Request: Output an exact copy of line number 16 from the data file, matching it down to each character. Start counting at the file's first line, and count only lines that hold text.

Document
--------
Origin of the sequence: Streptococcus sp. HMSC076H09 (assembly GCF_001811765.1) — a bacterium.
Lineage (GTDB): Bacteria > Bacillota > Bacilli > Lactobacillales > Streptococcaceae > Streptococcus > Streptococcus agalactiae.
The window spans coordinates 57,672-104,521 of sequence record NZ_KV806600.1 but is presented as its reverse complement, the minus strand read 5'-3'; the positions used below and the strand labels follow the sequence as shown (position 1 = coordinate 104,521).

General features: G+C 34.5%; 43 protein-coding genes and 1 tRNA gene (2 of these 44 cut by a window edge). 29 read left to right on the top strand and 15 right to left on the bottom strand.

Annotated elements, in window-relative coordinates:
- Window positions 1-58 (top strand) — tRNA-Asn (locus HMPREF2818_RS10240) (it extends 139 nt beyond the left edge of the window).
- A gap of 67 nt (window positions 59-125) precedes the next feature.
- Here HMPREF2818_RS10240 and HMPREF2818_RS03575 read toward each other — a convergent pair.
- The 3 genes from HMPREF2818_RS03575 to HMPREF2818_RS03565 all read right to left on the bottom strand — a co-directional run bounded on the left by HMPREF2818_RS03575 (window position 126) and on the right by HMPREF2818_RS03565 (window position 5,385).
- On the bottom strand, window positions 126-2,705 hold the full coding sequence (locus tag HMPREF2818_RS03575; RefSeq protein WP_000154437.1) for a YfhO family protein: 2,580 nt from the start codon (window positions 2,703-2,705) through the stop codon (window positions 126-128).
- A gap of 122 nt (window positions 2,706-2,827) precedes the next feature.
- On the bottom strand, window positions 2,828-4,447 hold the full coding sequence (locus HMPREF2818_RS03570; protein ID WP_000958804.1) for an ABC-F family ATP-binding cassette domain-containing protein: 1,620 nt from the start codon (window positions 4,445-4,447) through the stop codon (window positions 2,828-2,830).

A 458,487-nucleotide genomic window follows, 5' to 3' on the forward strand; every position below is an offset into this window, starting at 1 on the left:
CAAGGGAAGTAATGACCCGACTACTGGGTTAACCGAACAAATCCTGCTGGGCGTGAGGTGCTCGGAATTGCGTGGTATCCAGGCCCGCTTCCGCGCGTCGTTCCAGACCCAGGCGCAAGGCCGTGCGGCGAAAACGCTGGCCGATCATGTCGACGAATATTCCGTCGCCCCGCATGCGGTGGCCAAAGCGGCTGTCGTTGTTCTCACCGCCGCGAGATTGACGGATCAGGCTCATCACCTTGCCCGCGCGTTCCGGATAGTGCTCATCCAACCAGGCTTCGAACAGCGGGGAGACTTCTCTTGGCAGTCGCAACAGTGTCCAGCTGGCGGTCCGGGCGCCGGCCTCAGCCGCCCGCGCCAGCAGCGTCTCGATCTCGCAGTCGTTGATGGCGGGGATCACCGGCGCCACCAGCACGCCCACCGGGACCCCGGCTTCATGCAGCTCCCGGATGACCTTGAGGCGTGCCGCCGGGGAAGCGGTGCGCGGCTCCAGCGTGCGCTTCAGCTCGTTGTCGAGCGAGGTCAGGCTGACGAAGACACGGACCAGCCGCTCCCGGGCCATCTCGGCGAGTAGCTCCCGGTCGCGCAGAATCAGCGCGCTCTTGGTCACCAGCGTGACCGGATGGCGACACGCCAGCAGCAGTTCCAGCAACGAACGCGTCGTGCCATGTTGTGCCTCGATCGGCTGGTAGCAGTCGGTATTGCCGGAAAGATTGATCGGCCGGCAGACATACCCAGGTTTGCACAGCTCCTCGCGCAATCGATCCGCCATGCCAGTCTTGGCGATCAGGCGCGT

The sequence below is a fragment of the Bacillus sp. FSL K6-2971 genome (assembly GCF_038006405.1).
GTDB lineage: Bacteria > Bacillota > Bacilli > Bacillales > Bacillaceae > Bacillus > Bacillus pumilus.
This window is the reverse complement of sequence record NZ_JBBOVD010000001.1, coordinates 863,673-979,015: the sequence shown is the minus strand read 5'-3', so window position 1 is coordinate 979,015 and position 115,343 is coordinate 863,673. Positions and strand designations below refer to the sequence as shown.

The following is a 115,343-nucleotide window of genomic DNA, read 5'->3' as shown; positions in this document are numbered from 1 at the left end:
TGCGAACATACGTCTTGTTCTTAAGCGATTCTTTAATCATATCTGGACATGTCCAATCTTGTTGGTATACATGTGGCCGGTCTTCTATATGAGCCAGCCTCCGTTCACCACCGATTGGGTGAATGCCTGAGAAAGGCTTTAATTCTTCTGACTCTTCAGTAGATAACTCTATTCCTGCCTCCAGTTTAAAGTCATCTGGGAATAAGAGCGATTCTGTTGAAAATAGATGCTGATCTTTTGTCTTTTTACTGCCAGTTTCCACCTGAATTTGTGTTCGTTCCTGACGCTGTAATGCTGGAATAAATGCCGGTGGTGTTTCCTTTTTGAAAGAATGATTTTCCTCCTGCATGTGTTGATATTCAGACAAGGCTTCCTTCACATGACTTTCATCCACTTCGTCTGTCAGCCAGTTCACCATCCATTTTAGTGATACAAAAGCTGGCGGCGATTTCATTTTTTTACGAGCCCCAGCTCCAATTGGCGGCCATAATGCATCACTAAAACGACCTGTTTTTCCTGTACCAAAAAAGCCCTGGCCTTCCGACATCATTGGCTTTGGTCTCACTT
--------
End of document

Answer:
GTDB lineage: Bacteria > Bacillota > Bacilli > Bacillales > Bacillaceae > Bacillus > Bacillus pumilus.